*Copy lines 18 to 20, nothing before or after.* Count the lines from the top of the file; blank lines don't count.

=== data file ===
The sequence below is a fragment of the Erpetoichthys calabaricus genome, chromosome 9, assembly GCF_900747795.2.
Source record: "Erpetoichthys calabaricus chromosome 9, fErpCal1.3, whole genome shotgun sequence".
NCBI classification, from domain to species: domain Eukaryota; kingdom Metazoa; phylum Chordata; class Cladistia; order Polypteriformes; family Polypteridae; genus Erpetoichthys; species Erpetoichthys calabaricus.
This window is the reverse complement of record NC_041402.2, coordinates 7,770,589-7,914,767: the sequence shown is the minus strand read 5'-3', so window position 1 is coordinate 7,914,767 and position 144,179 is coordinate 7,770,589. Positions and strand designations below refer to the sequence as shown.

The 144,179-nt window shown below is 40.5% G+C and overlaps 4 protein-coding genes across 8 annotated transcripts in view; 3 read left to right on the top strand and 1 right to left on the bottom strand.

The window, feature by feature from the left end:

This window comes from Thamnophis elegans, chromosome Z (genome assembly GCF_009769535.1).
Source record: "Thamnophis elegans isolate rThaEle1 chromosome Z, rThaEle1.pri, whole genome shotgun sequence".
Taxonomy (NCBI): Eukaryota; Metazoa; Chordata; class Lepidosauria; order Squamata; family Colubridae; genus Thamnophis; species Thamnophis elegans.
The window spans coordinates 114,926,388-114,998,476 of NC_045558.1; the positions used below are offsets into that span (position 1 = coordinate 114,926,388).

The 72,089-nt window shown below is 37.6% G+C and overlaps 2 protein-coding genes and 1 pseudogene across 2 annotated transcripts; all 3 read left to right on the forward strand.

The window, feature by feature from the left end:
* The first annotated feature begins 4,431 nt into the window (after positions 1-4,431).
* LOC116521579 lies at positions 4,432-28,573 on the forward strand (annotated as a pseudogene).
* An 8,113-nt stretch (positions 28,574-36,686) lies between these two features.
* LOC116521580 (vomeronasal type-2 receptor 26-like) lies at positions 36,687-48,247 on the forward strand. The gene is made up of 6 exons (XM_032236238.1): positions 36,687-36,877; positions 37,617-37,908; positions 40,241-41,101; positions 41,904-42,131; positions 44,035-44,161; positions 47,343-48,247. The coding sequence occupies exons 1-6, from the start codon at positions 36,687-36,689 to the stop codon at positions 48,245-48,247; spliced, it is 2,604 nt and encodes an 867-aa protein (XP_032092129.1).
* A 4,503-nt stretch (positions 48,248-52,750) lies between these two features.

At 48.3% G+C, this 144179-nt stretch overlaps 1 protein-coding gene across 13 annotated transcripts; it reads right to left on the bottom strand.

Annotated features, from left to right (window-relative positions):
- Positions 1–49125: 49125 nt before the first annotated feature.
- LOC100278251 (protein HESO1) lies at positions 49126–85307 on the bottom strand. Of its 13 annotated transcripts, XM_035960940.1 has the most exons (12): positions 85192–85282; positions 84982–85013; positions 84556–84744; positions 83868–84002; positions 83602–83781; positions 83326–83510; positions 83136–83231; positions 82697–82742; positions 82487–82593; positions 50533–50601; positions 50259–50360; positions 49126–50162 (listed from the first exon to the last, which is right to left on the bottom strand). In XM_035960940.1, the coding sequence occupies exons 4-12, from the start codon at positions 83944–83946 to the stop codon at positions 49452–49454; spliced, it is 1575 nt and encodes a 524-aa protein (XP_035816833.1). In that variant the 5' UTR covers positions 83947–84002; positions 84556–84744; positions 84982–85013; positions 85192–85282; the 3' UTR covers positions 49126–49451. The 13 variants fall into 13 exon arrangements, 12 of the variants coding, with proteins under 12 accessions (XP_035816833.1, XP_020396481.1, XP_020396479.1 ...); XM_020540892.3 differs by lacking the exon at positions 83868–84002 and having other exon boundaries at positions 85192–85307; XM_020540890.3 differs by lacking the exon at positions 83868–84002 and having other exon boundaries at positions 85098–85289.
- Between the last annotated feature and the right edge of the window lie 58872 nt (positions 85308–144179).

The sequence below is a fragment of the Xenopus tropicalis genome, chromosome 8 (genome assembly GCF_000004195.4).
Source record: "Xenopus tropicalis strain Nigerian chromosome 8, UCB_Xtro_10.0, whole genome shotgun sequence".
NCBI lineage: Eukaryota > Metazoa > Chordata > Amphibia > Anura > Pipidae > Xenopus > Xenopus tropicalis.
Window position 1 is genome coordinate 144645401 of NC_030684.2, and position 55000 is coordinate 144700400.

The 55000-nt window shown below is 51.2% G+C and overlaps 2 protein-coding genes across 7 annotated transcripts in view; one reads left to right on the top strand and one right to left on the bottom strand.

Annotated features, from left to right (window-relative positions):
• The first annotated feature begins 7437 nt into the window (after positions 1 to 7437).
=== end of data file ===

At 48.3% G+C, this 144179-nt stretch overlaps 1 protein-coding gene across 13 annotated transcripts; it reads right to left on the bottom strand.

Annotated features, from left to right (window-relative positions):
- Positions 1–49125: 49125 nt before the first annotated feature.